So why did Dean lose? Many blamed his unconventional campaign strategy, but — as Trippi points out in his book — no one was saying that traditional strategies didn’t work despite all the other candidates that lost the nomination using conventional methods. What happened was a perfect storm of setbacks that the campaign could not recover from. As Dean pulled ahead in the Iowa polls in the months leading up to the Caucuses the other candidates began focusing their energy against him. They seeded negative stories that seriously damaged his standing in the polls. As a last ditch effort to recover, Dean aired a negative ad that attacked Gephardt, Kerry and Edwards over the Iraq War (with Gephardt taking the most heat). Gephardt responded with an attack ad against Dean only, which tanked both his and Dean’s chances in Iowa while Kerry and Edwards stayed above the fray. But what really sank Dean was the overhyped coverage of the “I Have A Scream” (in which his voice cracked while passionately rallying his supporters). The clip got played over and over after his loss in Iowa and the news media used it to claim that Dean didn’t have the temperament of a president. Despite many news outlets confessing that they may have gone too far by airing the “scream” repeatedly and analyzing it out of context (some journalists even pushed back against it), the damage had been done. Dean lost New Hampshire and soon pulled out of the race.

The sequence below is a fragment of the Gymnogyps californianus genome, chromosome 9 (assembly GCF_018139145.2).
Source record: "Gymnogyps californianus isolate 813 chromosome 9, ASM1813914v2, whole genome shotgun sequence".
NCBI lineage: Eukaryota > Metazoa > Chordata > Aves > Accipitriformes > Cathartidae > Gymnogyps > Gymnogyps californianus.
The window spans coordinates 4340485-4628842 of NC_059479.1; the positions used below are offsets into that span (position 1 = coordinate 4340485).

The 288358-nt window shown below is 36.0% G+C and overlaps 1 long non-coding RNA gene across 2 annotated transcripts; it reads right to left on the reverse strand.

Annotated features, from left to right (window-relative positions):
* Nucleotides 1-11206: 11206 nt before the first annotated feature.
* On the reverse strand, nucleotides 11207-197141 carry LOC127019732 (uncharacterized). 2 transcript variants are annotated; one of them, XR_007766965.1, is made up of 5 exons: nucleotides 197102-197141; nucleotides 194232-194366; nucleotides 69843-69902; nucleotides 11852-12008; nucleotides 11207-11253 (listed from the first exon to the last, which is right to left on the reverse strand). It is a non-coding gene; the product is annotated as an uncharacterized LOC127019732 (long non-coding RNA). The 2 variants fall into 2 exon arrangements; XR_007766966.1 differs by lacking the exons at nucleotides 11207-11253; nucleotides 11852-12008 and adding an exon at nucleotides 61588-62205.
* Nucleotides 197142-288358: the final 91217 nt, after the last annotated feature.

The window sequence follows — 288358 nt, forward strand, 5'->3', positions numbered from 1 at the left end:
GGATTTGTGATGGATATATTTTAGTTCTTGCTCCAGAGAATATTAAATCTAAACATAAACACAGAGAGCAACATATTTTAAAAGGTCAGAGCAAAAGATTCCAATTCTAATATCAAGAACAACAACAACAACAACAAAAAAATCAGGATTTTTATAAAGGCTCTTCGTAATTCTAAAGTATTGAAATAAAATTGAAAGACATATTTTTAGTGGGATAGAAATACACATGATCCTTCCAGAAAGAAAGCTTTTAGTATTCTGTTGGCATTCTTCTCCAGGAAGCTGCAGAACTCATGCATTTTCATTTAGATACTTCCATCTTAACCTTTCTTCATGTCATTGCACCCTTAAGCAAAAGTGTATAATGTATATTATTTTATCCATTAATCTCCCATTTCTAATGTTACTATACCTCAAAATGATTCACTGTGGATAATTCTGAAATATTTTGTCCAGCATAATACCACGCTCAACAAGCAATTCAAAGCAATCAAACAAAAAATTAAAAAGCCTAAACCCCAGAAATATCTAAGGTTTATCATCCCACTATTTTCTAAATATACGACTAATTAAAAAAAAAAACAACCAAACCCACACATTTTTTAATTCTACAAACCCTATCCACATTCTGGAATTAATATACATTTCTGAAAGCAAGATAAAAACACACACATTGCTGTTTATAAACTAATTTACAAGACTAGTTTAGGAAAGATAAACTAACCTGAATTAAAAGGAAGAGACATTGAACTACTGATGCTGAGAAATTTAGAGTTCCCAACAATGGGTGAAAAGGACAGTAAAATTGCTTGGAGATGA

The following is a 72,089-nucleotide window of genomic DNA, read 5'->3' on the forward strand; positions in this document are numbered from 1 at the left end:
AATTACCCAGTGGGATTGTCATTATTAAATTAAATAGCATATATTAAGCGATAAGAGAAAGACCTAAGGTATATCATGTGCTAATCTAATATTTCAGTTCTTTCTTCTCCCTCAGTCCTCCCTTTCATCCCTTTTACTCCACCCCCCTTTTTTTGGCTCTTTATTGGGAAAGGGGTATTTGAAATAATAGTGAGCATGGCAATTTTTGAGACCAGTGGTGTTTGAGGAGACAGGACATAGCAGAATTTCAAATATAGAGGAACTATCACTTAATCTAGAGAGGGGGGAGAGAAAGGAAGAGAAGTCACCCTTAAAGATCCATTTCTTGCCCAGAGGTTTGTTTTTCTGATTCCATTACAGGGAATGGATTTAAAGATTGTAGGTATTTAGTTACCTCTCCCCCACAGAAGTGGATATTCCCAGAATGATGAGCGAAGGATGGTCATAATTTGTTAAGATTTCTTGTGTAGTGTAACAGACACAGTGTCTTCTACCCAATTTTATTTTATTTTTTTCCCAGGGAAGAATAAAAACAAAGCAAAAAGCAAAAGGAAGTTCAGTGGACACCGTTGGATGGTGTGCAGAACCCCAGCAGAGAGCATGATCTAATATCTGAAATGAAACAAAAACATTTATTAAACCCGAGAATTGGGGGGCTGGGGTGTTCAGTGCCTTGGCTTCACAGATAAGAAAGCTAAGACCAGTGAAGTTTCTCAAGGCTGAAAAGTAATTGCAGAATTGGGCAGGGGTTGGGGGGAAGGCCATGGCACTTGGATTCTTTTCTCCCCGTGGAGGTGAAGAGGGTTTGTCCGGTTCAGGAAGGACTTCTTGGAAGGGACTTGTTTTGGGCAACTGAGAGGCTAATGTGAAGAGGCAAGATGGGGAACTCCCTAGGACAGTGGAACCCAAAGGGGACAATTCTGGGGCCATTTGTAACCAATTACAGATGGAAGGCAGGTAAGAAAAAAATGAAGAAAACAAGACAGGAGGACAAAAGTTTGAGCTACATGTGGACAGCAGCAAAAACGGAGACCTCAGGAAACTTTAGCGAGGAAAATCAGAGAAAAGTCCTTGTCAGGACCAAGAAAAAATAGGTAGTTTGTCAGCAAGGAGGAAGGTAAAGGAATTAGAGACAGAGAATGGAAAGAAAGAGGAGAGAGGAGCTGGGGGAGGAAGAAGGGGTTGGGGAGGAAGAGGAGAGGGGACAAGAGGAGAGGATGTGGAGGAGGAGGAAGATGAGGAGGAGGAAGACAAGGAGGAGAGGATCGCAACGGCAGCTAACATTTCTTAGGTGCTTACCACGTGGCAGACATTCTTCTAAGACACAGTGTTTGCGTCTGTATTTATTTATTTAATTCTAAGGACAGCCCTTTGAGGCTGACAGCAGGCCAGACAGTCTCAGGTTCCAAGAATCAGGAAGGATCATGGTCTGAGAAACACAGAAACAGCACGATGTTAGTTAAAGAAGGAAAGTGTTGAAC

Howard Dean proved that an unknown candidate with no money and few staff or supporters could get a late start on his campaign and still have a real chance at the presidency. By using the Internet to fundraise, organize, and communicate with his supporters, Dean pioneered a model that Barack Obama’s campaign would employ in the 2008 presidential race.